Saturday, January 28, 2017

Erle Stanley Gardner's The Case Of The Deadly Toy

The Case Of The Deadly Toy came out in 1959 as the first of three Perry Mason novels that year. The television series had already started. My general feeling, based on reading a bunch, but not all--how many people have really read all the Perry Mason novels? and it must be asked, why would you?--is that the later ones are hastier and less strong than the early ones.

But I thought this one was pretty good.

The initial exposition is blunt but brutally effective and takes up sixteen pages in my edition. Norda Allison (her interesting name seems to have been simplified to Claire for the TV episode) discovers her fiancee Mervin Selkirk is a bit of a thug when he slaps his son from a previous marriage for little cause. She breaks it off; her new boyfriend has his jaw broken by her ex-fiancee, and she's lured from San Francisco to LA for a scheme by Selkirk's ex-wife to wrest custody of the son from Selkirk. She's sympathetic but almost immediately she recognizes there's something screwy going on, and goes to Perry Mason.

At that point, of course, you know she'll be accused of murder and that's she's innocent.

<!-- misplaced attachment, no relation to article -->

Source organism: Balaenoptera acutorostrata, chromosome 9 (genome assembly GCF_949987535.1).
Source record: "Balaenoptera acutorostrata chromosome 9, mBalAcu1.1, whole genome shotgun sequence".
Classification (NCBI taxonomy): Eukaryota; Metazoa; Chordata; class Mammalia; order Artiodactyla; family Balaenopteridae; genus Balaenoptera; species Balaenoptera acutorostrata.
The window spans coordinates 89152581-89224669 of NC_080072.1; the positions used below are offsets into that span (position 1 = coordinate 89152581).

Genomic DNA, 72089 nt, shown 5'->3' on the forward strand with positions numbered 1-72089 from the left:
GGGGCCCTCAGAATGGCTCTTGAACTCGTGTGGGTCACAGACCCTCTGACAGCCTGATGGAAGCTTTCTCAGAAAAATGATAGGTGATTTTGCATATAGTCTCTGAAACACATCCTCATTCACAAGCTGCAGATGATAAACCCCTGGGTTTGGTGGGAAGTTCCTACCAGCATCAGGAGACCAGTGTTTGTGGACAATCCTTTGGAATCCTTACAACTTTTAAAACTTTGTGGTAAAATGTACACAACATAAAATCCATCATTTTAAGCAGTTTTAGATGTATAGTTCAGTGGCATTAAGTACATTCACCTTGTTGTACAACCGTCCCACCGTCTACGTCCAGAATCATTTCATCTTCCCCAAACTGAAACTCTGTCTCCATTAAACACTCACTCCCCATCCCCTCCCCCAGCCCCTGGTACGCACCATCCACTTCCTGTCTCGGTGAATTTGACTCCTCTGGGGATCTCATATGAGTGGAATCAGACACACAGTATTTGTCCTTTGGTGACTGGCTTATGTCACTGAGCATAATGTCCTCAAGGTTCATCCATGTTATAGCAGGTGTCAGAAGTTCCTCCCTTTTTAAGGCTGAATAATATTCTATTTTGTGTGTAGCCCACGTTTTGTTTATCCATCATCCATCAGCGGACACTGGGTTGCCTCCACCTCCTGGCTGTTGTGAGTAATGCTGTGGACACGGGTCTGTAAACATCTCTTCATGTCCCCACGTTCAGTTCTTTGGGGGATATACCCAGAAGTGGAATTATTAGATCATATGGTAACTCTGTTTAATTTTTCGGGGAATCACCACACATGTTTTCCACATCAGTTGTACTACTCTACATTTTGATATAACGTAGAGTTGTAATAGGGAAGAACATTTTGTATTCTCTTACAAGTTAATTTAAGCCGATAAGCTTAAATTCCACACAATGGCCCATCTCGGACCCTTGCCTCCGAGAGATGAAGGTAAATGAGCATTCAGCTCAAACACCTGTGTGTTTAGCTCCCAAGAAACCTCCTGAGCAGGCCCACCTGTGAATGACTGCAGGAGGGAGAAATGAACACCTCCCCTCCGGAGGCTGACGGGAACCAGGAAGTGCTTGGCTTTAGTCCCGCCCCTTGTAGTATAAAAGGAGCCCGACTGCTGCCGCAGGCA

There are signs of sloppiness: Della Street sees Norda Allison and gives 'the visitor the benefit of a swift and professional appraisal.' A few pages later, Paul Drake sees Norda Allison for the second time, and flashes 'Norda Allison a keen glance of professional appraisal.' Everyone in Perry's office is clearly capable of professional appraisals, especially of good-looking women.

Even worse from the very first page, I knew who the murderer was. The Perry Mason novels typically give a cast of characters at the very beginning. From that two line description it was obvious who was the murderer, I'm afraid, and I wasn't wrong.

But none of that matters. One comes to Perry Mason mainly for the wit in the dialog, but also for the completely ridiculous, probably illegal, turns that Perry pulls to confound Hamilton Burger. Both were successful in this case, and Perry's shenanigans did double duty in that they irritated the rich and obnoxious father of the victim as well as Hamilton Burger.

And speaking of double duty, this novel works for me both as an item in my scavenger hunt, and as clearing out my TBR list. Even though there's not supposed to be any blood on the toy printing kit pictured on the cover, there clearly is, so we'll count it for that:

Golden Age. Bloodstains. My Reader's Block Mystery Scavenger Hunt.

Both of the books I've read so far the TBR challenge came into my library in 2016. That hardly feels like backlog, but by the rules of the game it counts, so this is also for My Reader's Block Mount TBR Challenge. But the next one might have to be been hanging around for a bit longer. And that's only two out of thirty-six, and January is nearly over. I may need to pick up the pace...

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